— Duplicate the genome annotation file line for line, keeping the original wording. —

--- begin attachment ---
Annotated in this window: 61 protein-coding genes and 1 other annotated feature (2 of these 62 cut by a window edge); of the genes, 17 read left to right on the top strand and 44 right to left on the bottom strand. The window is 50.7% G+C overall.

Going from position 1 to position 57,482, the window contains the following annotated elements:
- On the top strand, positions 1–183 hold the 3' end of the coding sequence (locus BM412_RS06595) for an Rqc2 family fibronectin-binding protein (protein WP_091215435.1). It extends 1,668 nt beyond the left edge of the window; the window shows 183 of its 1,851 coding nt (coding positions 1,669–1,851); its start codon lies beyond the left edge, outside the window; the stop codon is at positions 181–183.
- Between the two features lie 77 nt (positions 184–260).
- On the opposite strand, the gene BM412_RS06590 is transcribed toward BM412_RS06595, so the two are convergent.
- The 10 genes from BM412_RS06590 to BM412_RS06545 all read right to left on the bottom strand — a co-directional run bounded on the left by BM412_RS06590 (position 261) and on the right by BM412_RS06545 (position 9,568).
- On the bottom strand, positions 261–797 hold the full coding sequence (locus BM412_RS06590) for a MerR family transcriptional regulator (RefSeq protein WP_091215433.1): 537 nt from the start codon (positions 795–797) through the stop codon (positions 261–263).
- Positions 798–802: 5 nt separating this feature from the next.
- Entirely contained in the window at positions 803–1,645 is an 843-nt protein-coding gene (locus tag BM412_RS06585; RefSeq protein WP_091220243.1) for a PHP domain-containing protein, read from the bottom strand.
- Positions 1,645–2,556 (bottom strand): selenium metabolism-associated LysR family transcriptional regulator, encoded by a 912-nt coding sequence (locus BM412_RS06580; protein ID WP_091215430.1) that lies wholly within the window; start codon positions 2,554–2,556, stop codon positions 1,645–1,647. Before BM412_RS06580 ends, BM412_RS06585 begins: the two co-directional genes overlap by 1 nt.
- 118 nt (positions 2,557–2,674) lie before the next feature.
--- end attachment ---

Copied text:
Annotated in this window: 61 protein-coding genes and 1 other annotated feature (2 of these 62 cut by a window edge); of the genes, 17 read left to right on the top strand and 44 right to left on the bottom strand. The window is 50.7% G+C overall.

Going from position 1 to position 57,482, the window contains the following annotated elements:
- On the top strand, positions 1–183 hold the 3' end of the coding sequence (locus BM412_RS06595) for an Rqc2 family fibronectin-binding protein (protein WP_091215435.1). It extends 1,668 nt beyond the left edge of the window; the window shows 183 of its 1,851 coding nt (coding positions 1,669–1,851); its start codon lies beyond the left edge, outside the window; the stop codon is at positions 181–183.
- Between the two features lie 77 nt (positions 184–260).
- On the opposite strand, the gene BM412_RS06590 is transcribed toward BM412_RS06595, so the two are convergent.
- The 10 genes from BM412_RS06590 to BM412_RS06545 all read right to left on the bottom strand — a co-directional run bounded on the left by BM412_RS06590 (position 261) and on the right by BM412_RS06545 (position 9,568).
- On the bottom strand, positions 261–797 hold the full coding sequence (locus BM412_RS06590) for a MerR family transcriptional regulator (RefSeq protein WP_091215433.1): 537 nt from the start codon (positions 795–797) through the stop codon (positions 261–263).
- Positions 798–802: 5 nt separating this feature from the next.
- Entirely contained in the window at positions 803–1,645 is an 843-nt protein-coding gene (locus tag BM412_RS06585; RefSeq protein WP_091220243.1) for a PHP domain-containing protein, read from the bottom strand.
- Positions 1,645–2,556 (bottom strand): selenium metabolism-associated LysR family transcriptional regulator, encoded by a 912-nt coding sequence (locus BM412_RS06580; protein ID WP_091215430.1) that lies wholly within the window; start codon positions 2,554–2,556, stop codon positions 1,645–1,647. Before BM412_RS06580 ends, BM412_RS06585 begins: the two co-directional genes overlap by 1 nt.
- 118 nt (positions 2,557–2,674) lie before the next feature.